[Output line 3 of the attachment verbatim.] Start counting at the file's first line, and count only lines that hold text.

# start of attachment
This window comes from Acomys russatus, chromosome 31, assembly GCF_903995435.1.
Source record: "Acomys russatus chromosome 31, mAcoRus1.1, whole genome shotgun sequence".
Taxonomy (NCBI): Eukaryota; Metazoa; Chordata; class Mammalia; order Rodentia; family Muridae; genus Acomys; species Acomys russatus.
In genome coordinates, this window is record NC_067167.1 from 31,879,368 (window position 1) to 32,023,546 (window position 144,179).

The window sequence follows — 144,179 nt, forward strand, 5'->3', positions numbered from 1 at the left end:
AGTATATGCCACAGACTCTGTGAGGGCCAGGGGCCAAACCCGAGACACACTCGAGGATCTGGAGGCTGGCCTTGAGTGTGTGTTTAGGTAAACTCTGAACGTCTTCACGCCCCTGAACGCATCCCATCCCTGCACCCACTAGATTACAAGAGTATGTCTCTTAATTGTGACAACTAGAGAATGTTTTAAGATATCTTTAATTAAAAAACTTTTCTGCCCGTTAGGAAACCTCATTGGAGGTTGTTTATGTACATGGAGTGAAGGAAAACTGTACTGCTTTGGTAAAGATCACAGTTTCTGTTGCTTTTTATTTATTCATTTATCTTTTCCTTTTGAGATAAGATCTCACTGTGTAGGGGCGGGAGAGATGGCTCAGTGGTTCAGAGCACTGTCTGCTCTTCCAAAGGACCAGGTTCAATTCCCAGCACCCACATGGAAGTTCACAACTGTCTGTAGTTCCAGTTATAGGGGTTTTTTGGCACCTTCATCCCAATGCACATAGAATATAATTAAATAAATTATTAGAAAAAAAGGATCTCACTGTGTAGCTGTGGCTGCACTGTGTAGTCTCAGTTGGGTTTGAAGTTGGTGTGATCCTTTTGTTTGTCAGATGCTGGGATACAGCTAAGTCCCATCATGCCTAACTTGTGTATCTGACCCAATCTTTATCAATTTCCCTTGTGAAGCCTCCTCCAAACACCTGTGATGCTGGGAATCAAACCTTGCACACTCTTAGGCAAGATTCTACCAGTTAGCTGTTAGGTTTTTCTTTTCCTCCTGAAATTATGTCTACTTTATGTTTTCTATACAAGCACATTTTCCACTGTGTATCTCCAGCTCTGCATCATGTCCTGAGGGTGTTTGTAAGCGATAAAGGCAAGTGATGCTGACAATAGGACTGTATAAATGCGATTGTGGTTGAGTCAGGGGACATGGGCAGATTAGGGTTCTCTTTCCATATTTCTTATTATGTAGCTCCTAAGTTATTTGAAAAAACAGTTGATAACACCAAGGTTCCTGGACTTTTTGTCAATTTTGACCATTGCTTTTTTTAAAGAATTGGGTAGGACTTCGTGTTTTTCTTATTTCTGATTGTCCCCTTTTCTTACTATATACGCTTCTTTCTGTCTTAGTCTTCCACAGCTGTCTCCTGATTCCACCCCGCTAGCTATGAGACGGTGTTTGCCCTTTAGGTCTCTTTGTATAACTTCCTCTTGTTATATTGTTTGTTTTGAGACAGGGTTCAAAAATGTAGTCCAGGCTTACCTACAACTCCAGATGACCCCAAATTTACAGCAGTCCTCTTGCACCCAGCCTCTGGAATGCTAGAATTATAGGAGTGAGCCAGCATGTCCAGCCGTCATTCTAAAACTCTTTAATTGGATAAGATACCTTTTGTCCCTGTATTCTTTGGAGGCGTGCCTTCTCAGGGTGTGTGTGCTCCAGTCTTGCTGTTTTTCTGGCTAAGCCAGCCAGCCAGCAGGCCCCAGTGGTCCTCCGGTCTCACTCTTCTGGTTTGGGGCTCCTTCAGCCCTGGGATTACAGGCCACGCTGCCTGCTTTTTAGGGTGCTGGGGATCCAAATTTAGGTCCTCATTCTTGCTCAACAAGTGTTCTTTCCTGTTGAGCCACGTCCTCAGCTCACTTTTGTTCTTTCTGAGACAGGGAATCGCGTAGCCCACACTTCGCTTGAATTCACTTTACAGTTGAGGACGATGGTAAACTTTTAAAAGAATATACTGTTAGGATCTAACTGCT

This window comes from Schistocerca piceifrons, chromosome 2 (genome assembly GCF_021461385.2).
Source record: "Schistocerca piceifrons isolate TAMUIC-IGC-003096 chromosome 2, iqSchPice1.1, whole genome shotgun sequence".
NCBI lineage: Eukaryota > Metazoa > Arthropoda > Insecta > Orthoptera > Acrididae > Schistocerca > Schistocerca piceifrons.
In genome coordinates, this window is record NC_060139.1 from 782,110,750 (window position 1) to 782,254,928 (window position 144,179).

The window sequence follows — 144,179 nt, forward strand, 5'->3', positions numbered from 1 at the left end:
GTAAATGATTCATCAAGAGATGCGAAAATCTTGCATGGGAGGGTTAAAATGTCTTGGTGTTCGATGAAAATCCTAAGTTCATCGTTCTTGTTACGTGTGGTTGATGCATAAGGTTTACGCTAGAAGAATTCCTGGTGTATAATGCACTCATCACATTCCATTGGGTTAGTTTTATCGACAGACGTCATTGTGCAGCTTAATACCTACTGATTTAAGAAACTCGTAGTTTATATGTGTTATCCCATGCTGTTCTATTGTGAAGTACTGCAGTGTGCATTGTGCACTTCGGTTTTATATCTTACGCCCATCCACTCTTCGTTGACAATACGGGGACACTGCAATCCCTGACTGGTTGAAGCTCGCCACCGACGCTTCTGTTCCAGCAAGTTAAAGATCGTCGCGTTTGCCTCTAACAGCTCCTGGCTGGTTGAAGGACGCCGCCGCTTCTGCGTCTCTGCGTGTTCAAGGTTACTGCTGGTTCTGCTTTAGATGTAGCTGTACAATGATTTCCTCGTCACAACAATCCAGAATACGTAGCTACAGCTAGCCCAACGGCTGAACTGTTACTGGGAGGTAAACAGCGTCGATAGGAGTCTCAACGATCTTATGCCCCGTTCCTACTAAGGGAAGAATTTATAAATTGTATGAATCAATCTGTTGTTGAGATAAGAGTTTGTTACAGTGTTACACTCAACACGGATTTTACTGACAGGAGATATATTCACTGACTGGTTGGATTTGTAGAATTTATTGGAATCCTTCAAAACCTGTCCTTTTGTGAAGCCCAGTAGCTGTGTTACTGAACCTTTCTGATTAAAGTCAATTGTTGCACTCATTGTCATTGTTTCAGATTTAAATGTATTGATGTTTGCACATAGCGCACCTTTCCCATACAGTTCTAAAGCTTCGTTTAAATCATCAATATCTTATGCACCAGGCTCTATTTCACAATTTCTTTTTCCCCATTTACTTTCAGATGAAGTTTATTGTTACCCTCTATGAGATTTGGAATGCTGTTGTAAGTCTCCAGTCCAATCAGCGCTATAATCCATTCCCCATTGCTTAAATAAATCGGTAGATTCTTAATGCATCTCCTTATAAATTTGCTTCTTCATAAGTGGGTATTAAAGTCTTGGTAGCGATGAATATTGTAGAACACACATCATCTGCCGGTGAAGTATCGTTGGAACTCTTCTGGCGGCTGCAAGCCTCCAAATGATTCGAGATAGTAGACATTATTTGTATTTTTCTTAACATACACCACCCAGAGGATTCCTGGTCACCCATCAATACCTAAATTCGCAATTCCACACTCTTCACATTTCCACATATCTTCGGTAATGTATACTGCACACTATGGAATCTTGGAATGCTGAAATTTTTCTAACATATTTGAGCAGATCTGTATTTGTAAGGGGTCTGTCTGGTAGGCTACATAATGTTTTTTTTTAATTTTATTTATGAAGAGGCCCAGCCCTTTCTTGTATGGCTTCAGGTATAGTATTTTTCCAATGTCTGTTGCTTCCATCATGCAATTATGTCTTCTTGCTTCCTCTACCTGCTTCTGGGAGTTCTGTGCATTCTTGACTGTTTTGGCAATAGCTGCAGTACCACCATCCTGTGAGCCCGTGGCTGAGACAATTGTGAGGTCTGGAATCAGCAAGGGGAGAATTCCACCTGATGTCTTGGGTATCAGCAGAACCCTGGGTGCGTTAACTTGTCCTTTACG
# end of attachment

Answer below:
Taxonomy (NCBI): Eukaryota; Metazoa; Chordata; class Mammalia; order Rodentia; family Muridae; genus Acomys; species Acomys russatus.